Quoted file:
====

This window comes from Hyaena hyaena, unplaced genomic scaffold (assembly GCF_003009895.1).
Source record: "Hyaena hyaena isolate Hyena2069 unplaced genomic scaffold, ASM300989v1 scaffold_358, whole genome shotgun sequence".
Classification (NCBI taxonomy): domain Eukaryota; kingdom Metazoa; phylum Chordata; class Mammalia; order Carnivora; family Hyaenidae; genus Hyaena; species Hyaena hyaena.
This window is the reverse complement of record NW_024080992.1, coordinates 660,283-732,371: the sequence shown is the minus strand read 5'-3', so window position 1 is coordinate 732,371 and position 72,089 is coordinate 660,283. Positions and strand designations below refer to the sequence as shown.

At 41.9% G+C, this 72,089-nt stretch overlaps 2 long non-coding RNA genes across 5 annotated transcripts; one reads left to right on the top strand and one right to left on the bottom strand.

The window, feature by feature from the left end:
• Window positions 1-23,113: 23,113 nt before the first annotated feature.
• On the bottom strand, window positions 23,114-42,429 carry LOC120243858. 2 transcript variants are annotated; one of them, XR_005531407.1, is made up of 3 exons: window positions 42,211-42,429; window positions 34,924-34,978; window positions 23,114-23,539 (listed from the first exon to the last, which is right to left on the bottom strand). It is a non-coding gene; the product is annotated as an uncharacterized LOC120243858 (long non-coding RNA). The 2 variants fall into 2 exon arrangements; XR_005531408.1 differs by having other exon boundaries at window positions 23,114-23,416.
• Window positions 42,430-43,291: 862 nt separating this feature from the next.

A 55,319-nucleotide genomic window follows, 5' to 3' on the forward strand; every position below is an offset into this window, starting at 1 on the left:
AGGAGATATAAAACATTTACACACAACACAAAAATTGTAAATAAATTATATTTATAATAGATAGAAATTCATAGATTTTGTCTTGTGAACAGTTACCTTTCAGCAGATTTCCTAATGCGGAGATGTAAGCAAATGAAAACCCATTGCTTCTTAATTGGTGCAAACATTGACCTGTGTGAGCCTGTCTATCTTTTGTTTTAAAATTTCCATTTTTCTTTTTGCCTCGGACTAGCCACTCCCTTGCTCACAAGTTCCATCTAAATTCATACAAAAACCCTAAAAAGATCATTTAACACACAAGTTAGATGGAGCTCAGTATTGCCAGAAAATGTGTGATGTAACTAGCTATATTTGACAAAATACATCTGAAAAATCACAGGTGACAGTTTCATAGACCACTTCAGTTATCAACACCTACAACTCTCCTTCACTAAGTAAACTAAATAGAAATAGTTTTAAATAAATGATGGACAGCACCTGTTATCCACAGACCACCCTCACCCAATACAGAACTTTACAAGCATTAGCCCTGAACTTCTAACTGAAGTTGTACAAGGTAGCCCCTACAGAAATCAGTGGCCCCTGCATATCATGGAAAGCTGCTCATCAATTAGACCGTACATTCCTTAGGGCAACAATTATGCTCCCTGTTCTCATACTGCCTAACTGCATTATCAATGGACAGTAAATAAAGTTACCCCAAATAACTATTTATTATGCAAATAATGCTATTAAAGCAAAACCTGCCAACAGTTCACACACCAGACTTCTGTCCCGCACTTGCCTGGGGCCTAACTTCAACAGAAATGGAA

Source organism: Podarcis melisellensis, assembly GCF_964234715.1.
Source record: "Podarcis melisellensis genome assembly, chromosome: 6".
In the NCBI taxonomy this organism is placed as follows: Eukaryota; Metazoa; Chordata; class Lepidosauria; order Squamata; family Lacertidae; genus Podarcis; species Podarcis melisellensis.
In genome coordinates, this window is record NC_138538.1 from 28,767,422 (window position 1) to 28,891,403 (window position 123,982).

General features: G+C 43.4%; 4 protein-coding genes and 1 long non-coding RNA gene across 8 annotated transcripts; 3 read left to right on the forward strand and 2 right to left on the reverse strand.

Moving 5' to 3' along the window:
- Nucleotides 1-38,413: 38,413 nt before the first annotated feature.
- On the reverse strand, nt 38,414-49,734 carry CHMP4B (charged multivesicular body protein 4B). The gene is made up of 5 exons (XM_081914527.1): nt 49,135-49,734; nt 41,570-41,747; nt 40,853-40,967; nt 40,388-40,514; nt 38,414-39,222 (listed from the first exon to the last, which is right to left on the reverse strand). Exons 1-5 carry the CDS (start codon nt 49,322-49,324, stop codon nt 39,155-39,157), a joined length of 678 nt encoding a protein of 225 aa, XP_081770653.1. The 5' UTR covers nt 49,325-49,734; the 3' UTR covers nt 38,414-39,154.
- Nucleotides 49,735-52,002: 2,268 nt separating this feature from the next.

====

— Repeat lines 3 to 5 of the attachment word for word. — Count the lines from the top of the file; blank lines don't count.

Classification (NCBI taxonomy): domain Eukaryota; kingdom Metazoa; phylum Chordata; class Mammalia; order Carnivora; family Hyaenidae; genus Hyaena; species Hyaena hyaena.
This window is the reverse complement of record NW_024080992.1, coordinates 660,283-732,371: the sequence shown is the minus strand read 5'-3', so window position 1 is coordinate 732,371 and position 72,089 is coordinate 660,283. Positions and strand designations below refer to the sequence as shown.

At 41.9% G+C, this 72,089-nt stretch overlaps 2 long non-coding RNA genes across 5 annotated transcripts; one reads left to right on the top strand and one right to left on the bottom strand.